I have a quite a bit to catch up on as so much has happened in the last few weeks. One of the most informative and interesting days was when we took a tour of the Burren with the Dean of the College, Conor McGrady. We began in Ballyvaughan and made a loop around the coast and through the countryside. The day-long tour furthered my appreciation for this special place.
The first thing that Conor points out to us is that across the bay, you can see Connemara and Galway. On a foggy day, they are faint images in the distance...but you can almost always make out the wind turbines as they pop through the heavy air.
One of the spots we passed at the beginning of the tour was the remnants of Gleninagh Village. Gleninagh was wiped out by famine, tuberculosis, and immigration, but the area is now home to Brandon Gleeson. Gleeson is famously known for acting in Braveheart, Troy, and Edge of Tomorrow. He occasionally makes his way into Ballyvaughan to play the fiddle at a local pub. Gleninagh is known for being the last Irish speaking village in County Clare.
The coastline of the Burren is made of fossilized coral and the visually stimulating landscape is notable for layers of limestone marked with long cracks. 350 million years ago, the Burren was under the sea. It was the first part of Ireland to be inhabited about 6,000 years ago. As we walked along the coastline at one of the stops, Conor pointed out the site of Richard Long's "A Circle in Ireland." Below is me standing in the middle of it. Long made this piece and photographed it in 1975. It's been maintained (semi-unintentionally) over the past 40 years by walkers. The photograph is held in the Tate collection.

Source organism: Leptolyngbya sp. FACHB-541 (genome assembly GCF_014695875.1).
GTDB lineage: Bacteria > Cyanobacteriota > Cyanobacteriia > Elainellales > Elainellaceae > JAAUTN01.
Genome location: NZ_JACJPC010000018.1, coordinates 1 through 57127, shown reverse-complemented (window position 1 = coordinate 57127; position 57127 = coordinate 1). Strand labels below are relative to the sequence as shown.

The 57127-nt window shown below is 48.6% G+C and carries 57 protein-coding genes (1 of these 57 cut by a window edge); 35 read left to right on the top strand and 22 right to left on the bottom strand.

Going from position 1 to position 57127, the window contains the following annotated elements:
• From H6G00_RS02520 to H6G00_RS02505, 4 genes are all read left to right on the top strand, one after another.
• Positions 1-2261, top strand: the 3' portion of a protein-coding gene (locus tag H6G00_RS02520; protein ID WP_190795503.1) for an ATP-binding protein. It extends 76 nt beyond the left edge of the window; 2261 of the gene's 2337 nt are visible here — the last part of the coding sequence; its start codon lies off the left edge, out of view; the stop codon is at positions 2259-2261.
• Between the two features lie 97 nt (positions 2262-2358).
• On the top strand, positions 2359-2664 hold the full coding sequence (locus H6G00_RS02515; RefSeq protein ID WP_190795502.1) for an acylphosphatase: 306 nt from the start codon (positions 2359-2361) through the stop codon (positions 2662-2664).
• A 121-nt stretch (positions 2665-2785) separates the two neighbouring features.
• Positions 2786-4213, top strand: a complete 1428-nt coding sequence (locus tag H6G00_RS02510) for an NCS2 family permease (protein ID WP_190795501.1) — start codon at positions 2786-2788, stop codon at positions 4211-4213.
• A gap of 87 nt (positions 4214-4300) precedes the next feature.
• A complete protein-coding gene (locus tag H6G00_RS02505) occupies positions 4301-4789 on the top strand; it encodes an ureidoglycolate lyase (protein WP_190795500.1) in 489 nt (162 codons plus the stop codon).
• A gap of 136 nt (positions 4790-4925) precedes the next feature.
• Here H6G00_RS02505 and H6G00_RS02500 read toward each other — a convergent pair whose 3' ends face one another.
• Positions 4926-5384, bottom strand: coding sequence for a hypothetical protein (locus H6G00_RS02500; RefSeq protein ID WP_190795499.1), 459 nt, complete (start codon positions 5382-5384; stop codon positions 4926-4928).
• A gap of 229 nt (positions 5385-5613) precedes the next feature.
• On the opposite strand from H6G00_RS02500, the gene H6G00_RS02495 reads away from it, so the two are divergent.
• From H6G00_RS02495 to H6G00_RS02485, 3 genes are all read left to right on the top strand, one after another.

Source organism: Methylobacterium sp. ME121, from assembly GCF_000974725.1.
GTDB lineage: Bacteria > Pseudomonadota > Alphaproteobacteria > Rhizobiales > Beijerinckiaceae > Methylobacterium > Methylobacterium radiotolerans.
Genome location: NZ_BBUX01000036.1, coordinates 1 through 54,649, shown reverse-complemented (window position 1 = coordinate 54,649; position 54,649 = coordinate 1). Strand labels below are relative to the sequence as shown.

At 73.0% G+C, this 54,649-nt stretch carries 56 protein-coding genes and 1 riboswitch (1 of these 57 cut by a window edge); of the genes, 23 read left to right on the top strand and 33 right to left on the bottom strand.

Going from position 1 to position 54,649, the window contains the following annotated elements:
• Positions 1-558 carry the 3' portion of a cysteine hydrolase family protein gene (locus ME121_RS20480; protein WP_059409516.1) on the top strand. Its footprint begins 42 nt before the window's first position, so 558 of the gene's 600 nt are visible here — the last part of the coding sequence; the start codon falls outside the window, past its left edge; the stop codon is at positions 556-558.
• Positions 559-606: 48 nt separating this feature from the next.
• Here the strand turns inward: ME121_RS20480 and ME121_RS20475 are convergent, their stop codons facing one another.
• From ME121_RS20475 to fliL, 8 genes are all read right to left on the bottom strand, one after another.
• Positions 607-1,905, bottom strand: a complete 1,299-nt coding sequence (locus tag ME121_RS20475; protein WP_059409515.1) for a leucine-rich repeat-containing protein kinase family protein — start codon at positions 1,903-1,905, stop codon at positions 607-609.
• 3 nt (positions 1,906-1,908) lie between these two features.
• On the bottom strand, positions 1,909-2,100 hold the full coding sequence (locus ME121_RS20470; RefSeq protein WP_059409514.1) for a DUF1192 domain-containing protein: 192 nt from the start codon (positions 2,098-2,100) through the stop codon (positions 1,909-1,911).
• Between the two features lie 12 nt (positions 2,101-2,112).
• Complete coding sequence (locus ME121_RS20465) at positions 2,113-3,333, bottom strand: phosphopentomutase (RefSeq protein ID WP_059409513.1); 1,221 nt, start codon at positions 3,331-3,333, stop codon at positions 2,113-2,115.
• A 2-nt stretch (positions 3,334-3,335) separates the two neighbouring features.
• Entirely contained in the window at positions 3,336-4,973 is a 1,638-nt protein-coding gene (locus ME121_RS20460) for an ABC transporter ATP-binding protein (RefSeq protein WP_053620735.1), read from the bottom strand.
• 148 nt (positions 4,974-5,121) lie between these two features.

Though the landscape may look barren at first glance, it is home to 70% of Ireland's flora. Because of its unique climate, a tropical and alpine plant can be easily found sharing soil.
There are over 200 cave systems in the Burren and all but one river are located underground. A cave in Doolin holds the largest stalactite in all of Europe.
One of my favorite parts of the day happened when we arrived at the Cliffs of Moher. The Cliffs are never a dissapointing sight, but they were particularly exciting that day because I ran into one of my sorority sisters, Ginny Schoder! Ginny is currently doing a semester abroad in Limerick and we happened to both be touring the Burren. It was such a treat to share a hug and see a familiar face.
The final stop before heading back to Ballyvaughan was a look over corkscrew hill into the town. As we looked, Conor pointed out Gregan's castle--a famous spot of the Burren. In the 1950s, J.R.R. Tolkien stayed in in Gregan's castle, just outside of Ballyvaughan. He was inspired by the landscape and used it as inspiration for The Lord of the Rings. Gregan's castle is a fancy Bread and Breakfast with incredibly elaborate (and expensive) multiple course dinners. Many celebrities enjoy staying at this special hotel.
The motto of the Burren is: Take nothing but memories. Everyone is conscious of their impact on the landscape and desire to preserve its beauty as well as possible so a "leave no trace" mindset is emphasized. Memories I took from this Burren tour!